September 28, 2018 in Current Affairs, Elder Abuse/Guardianship/Conservatorship, Ethical Issues, Health Care/Long Term Care, Housing, International, Programs/CLEs, Property Management, Retirement, Science, Social Security, State Cases, State Statutes/Regulations, Statistics, Web/Tech, Webinars | Permalink | Comments (0)
Wednesday, August 29, 2018
Giving Caregivers (and Law Students!) an Opportunity to See Life through the Eyes of A Person with Dementia
Relias Learning developed an educational tool to promote empathy for individuals with dementia, in the form of a a video shot from the perspective of "Henry," a care facility resident.
Originally intended to help in training professionals, in June 2018 Relias released a version to the general public free of any charges. A second Virtual Reality version, is available for a modest price of $10. There are lots of good points for class discussion in the free on-line version of a Day in the Life of Henry, available here.
Monday, August 27, 2018
The title is somewhat tongue in cheek (I use the phrase in my class to be provocative) but it was only a matter of time until the potential of a micro-chip for elders was becoming a reality. This firm already microchips employees. Could your ailing relative be next? in the Washington Post, explains that a firm that already microchips employees is looking to develop "a more sophisticated microchip that is powered by human body heat and includes GPS tracking capabilities and voice activation [and]... [they] acknowledge that the chips will offer a convenient way to track people — especially those suffering from Alzheimer’s and dementia." The chip the company has in mind will do more than just track whereabouts, according to the article. It will have a medical component that will track the wearer's vitals and notify the wearer's doctor if something is amiss. These "medical microchips" have proponents as well as detractors as the article explains.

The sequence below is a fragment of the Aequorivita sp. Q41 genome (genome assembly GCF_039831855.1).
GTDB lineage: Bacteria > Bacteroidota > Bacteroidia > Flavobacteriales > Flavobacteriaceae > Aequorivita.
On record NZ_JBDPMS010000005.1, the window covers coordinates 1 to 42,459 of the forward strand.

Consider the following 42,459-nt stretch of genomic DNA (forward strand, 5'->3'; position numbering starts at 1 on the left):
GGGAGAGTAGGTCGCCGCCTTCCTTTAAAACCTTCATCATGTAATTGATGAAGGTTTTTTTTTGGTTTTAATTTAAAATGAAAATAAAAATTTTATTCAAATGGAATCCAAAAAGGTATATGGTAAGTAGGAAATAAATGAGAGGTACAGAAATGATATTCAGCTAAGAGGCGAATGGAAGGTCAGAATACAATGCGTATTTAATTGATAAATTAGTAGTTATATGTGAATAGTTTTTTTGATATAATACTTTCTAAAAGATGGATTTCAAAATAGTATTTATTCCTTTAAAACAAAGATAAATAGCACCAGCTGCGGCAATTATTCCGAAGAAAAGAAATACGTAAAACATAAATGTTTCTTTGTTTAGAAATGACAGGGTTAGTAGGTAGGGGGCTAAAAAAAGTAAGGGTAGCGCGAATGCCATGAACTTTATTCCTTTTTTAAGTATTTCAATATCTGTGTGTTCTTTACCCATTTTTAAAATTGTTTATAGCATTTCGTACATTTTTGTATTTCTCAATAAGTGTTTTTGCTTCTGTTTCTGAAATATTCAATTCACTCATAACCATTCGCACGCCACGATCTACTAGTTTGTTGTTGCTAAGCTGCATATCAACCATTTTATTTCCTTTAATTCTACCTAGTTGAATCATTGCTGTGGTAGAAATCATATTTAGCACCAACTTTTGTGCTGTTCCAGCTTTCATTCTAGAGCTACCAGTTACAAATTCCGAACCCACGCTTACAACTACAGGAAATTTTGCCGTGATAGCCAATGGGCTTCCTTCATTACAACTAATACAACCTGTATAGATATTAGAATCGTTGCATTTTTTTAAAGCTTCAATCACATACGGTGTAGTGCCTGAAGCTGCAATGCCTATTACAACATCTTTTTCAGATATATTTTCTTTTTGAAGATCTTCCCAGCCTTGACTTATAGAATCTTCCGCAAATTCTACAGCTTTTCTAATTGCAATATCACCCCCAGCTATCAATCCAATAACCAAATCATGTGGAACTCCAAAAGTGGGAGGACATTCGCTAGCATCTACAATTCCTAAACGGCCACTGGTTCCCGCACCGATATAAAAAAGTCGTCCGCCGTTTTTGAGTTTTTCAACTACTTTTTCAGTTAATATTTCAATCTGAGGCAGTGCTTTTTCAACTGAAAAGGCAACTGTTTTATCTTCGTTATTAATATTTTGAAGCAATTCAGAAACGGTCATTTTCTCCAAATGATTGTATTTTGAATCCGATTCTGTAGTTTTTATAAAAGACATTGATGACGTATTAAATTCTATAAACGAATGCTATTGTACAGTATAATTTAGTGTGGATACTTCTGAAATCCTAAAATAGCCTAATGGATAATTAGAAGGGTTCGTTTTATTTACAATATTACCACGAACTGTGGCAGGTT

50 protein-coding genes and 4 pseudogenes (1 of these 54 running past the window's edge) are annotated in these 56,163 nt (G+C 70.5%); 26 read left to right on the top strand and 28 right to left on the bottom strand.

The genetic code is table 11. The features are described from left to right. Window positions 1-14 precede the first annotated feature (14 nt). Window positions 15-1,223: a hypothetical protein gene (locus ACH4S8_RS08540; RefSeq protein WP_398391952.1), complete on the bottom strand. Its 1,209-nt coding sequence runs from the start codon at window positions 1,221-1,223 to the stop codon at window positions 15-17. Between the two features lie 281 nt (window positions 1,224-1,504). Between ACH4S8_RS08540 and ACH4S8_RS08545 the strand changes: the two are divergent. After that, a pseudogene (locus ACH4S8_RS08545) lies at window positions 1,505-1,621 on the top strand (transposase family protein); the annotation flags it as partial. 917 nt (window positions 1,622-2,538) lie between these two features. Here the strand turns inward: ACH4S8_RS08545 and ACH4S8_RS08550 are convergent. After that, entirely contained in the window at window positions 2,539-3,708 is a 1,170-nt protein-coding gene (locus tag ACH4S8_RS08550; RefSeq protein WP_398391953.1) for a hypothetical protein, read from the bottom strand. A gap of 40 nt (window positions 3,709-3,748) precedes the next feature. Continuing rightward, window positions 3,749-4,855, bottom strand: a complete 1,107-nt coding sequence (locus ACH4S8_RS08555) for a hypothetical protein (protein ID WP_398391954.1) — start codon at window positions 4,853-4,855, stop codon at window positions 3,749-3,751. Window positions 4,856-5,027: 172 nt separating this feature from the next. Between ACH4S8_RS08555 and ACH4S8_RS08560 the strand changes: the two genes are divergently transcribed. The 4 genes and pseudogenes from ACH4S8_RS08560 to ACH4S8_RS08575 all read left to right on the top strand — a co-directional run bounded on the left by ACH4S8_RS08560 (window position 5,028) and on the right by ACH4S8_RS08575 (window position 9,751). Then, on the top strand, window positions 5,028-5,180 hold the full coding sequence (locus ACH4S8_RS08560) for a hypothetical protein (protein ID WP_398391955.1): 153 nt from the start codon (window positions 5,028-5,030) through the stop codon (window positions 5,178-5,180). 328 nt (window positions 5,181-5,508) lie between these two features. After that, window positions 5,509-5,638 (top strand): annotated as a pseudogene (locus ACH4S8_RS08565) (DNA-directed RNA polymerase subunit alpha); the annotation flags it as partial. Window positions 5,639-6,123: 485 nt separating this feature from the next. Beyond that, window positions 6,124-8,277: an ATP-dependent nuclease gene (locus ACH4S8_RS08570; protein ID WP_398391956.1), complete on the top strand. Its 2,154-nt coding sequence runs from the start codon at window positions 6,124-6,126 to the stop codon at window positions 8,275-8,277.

The article offers that only about half of the company's employees opted for the microchip, and there are other companies using the technology with humans. One expert thinks using microchips with humans is going to be a done-deal, but not for a few decades. I'm all for the use of tech, but worry about privacy, informed consent and cyber security issues. Although it requires a chip to be inserted into the body, is it any less invasive than cameras or technology monitoring devices such as those used in a medical cottage or a gps tracker in a cane or shoes? I still hold out hope for privacy....even though it may be eroding.
Monday, July 9, 2018
Recently I was chatting with my always interesting California friend, Jack Cumming. We were commenting how lately we've been swamped with interesting new topics in aging. Jack had the best report of all.
It seems that a senior living community is working with a new company to serve as a testing ground for wearable exoskeltons. What's that? Remember how Bruce Wayne always had his Bat Suit ready to go in his Bat Cave?